Public-sector fat cats celebrate Thanksgiving

It used to be that, not long ago, Thanksgiving was a brief, one-day event.  You ate turkey in the afternoon, watched football into the evening, then went back to work the next day, and life went on.  Fast-forward three decades later.  Today, the holiday stretches out for eleven straight days, starting the Friday before the Thanksgiving day week, clogging roads with $100,000-plus R.V.s and Volvo hatchbacks with Thule roof racks.  It then consumes the entire week thereafter, bookended by two weekends.  I used to wonder who these people were.  Now I know. 

Perhaps it's because I notice it more by being so close to a government town that just keeps growing the size of the public sector at the expense of everyone else.  Sacramento is probably the most corrupt state capital in the nation.  The public sector gets nearly four months off every year!  Meanwhile, working stiffs behind convenience store registers get maybe one or two weeks.  God forbid you are too unintelligent to figure this out and decide to work for yourself.  Then you get none

Is it any wonder that our GDP barely scratches 2%?

Today, the Tuesday before Thanksgiving, a full two days before the actual holiday itself, the freeways look like The Omega Man.  It's so devoid of traffic that you could pretend you were on the Autobahn after a post-apocalyptic nuclear war.  Perhaps our society is just a lot more thankful than it used to be, and people want to do more Plymouth Rock re-enactments or have gravy boat-guzzling competitions and crush beige Coors Banquet Edition empties on their heads.  Doesn't everyone need a full week and a half off to reflect on their Dollar Tree cornucopia table settings?

But it is not just Thanksgiving.  Public school teachers take the day off after Halloween now.  Perhaps we should be more focused on when teachers are actually seen, in the classroom, as in rarely, like a Bigfoot sighting.  There are a lot of these strange, seemingly random teacher hibernations in any one calendar year either preceding or following a holiday, or without any holiday at all.  They usually tell us they are busy doing some "teacher" things like "crafting for the classroom" or training or working off a hangover or... whatever.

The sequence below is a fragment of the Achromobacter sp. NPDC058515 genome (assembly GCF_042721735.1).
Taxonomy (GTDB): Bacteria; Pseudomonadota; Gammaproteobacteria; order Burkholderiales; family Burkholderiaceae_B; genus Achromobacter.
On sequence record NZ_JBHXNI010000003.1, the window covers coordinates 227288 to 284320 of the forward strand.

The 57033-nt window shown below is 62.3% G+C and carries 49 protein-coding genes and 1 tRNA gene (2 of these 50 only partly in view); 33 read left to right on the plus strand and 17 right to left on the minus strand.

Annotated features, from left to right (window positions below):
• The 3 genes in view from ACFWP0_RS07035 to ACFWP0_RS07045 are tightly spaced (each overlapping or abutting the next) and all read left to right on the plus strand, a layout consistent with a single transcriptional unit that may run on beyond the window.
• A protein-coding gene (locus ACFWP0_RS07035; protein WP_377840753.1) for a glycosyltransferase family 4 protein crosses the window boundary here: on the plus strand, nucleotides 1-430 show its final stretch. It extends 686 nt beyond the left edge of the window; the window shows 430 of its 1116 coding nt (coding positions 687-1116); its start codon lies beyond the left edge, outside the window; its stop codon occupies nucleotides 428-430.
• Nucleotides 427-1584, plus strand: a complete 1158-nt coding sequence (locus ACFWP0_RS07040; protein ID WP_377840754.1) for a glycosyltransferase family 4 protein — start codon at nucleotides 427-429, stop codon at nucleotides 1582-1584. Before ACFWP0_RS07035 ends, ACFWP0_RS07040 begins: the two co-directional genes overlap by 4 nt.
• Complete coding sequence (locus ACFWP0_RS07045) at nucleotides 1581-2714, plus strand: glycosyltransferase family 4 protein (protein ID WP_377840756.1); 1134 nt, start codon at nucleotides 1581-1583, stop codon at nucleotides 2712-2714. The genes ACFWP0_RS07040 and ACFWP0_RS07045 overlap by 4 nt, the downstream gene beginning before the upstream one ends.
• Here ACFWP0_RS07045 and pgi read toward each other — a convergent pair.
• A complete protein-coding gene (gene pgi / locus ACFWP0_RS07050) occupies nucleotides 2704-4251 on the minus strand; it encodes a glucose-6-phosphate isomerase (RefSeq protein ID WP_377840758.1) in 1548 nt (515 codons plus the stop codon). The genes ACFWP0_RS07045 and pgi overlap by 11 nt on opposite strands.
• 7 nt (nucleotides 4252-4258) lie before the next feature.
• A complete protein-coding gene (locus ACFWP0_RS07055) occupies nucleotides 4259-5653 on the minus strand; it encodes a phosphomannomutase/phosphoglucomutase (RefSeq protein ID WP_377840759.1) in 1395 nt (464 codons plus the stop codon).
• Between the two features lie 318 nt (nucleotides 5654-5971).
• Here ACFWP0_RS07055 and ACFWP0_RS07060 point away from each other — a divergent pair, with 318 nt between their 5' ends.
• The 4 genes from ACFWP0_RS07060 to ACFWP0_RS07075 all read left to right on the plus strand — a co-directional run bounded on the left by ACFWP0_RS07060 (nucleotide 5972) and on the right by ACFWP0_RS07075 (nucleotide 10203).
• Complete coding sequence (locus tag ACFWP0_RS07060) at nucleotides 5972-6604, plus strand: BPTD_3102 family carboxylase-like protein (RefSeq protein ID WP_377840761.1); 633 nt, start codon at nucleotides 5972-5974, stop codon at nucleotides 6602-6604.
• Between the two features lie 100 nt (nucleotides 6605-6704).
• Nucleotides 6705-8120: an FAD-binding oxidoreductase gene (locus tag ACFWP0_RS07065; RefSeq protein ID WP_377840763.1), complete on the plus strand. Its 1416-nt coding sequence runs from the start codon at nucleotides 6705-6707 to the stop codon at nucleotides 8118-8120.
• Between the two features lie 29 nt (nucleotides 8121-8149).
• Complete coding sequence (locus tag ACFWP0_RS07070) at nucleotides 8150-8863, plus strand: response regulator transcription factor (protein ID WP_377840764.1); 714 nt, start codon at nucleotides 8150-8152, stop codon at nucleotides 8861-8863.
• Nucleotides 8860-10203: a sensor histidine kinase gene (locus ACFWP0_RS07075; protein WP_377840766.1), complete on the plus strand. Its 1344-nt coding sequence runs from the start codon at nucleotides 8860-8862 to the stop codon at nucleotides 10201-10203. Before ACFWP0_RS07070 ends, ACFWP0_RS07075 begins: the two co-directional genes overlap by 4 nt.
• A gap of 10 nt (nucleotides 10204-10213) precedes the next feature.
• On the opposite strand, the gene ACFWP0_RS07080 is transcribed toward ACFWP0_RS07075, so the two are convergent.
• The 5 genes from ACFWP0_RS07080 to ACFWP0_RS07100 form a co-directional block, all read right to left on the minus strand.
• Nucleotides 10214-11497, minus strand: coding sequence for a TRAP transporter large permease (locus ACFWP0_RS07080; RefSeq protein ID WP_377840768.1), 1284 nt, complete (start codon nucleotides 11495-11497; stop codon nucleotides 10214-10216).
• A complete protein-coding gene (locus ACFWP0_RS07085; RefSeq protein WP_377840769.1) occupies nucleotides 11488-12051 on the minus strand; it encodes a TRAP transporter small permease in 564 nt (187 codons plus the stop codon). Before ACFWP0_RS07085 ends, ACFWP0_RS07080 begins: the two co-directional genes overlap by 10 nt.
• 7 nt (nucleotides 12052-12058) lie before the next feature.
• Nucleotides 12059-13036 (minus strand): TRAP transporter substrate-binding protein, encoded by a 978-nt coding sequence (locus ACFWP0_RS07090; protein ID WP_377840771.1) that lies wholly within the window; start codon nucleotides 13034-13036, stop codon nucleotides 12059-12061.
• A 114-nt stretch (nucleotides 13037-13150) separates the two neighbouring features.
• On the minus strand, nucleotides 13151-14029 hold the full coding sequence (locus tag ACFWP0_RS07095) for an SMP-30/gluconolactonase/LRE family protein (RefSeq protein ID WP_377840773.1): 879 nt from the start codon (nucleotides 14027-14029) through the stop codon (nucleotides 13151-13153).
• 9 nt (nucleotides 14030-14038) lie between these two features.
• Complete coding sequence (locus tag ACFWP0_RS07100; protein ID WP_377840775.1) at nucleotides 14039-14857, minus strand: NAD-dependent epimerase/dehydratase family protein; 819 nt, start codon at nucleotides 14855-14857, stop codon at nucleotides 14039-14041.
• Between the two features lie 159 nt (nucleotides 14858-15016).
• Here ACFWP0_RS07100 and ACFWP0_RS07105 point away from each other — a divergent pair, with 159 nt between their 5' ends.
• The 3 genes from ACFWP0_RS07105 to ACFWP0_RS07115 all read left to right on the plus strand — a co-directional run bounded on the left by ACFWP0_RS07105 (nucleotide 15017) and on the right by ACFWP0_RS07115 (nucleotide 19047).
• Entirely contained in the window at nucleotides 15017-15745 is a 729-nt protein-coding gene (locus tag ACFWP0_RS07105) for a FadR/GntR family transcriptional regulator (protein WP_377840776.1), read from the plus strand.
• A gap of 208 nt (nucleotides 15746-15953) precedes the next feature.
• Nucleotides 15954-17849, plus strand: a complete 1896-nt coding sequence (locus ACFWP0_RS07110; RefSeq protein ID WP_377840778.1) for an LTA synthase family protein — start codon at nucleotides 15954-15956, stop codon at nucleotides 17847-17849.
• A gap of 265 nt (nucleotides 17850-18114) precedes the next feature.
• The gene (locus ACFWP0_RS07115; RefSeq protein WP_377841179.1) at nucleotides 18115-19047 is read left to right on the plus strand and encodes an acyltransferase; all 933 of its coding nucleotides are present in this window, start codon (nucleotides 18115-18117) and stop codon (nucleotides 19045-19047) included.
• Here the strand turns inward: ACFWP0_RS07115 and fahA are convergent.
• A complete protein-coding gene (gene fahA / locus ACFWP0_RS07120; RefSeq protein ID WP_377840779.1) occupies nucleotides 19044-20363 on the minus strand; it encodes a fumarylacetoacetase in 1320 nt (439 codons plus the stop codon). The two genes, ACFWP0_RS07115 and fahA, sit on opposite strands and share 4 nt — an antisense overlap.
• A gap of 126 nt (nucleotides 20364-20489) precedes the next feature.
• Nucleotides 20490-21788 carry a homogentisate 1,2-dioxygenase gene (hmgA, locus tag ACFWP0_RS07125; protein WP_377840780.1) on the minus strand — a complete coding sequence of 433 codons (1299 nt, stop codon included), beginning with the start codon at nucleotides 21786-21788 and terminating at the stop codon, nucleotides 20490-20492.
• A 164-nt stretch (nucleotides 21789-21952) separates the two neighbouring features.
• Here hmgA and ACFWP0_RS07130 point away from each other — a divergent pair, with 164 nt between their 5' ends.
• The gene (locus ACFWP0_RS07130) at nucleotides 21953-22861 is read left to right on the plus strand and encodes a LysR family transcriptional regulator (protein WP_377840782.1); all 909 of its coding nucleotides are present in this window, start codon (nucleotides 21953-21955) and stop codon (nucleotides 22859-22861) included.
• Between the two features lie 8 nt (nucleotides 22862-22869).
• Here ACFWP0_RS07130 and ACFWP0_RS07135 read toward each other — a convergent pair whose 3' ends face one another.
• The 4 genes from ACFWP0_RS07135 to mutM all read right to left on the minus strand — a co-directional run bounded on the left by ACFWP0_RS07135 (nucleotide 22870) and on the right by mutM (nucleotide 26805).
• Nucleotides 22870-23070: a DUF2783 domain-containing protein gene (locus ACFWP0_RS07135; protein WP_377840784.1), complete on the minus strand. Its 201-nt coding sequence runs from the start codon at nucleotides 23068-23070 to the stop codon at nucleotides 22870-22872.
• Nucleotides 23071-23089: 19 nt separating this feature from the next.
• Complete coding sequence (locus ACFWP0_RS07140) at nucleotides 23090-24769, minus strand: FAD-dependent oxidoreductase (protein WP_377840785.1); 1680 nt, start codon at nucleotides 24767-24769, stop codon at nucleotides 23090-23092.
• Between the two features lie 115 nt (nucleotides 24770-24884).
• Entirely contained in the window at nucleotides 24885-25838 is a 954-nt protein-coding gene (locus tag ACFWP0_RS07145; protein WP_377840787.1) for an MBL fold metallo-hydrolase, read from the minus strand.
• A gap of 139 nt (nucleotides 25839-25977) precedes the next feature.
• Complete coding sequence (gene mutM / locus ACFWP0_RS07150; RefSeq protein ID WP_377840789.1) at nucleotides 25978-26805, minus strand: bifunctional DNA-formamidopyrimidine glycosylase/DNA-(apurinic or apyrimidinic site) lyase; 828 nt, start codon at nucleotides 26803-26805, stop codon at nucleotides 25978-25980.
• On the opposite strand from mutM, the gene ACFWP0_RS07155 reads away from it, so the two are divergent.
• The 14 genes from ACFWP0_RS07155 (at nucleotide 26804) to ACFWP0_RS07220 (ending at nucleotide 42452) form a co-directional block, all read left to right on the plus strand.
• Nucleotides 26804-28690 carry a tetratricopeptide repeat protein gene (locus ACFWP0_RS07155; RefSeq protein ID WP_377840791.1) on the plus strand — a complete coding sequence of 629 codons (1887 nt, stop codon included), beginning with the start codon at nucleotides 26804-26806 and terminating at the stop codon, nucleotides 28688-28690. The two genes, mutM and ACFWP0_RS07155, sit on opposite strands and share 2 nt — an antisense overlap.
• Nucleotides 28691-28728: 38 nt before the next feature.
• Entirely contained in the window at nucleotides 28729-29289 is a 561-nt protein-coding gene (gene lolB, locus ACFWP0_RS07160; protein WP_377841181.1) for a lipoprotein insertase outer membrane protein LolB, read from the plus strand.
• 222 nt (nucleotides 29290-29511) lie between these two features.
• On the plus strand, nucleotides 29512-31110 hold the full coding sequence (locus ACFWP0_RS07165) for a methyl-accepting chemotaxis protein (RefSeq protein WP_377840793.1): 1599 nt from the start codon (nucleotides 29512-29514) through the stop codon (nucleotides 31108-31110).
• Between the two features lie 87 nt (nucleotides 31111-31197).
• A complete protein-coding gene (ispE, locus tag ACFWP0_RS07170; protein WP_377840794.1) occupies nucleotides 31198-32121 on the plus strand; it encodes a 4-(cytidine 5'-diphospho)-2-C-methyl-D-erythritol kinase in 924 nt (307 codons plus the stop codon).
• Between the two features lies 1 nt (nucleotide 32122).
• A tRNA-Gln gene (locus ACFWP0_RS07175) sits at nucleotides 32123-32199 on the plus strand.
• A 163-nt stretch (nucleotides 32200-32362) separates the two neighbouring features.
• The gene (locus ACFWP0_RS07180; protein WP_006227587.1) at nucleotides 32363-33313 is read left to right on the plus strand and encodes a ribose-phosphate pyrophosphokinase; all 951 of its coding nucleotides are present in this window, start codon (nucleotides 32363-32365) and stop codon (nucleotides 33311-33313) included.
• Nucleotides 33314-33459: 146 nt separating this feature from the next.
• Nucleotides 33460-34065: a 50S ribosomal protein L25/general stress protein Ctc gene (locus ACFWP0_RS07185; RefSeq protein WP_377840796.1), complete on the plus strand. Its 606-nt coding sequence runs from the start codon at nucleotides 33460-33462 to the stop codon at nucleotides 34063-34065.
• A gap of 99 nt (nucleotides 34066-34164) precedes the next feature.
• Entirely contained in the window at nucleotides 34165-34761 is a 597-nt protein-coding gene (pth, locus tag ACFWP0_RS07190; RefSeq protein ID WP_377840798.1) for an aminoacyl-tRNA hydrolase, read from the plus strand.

It's almost like in Office Space, when Peter Gibbons does the "in any given week" speech.  "I probably do about 15 minutes of actual work."

It used to be that, not long ago, Thanksgiving was a brief, one-day event.  You ate turkey in the afternoon, watched football into the evening, then went back to work the next day, and life went on.  Fast-forward three decades later.  Today, the holiday stretches out for eleven straight days, starting the Friday before the Thanksgiving day week, clogging roads with $100,000-plus R.V.s and Volvo hatchbacks with Thule roof racks.  It then consumes the entire week thereafter, bookended by two weekends.  I used to wonder who these people were.  Now I know. 

Perhaps it's because I notice it more by being so close to a government town that just keeps growing the size of the public sector at the expense of everyone else.  Sacramento is probably the most corrupt state capital in the nation.  The public sector gets nearly four months off every year!  Meanwhile, working stiffs behind convenience store registers get maybe one or two weeks.  God forbid you are too unintelligent to figure this out and decide to work for yourself.  Then you get none

Is it any wonder that our GDP barely scratches 2%?

Today, the Tuesday before Thanksgiving, a full two days before the actual holiday itself, the freeways look like The Omega Man.  It's so devoid of traffic that you could pretend you were on the Autobahn after a post-apocalyptic nuclear war.  Perhaps our society is just a lot more thankful than it used to be, and people want to do more Plymouth Rock re-enactments or have gravy boat-guzzling competitions and crush beige Coors Banquet Edition empties on their heads.  Doesn't everyone need a full week and a half off to reflect on their Dollar Tree cornucopia table settings?

But it is not just Thanksgiving.  Public school teachers take the day off after Halloween now.  Perhaps we should be more focused on when teachers are actually seen, in the classroom, as in rarely, like a Bigfoot sighting.  There are a lot of these strange, seemingly random teacher hibernations in any one calendar year either preceding or following a holiday, or without any holiday at all.  They usually tell us they are busy doing some "teacher" things like "crafting for the classroom" or training or working off a hangover or... whatever. 

It's almost like in Office Space, when Peter Gibbons does the "in any given week" speech.  "I probably do about 15 minutes of actual work."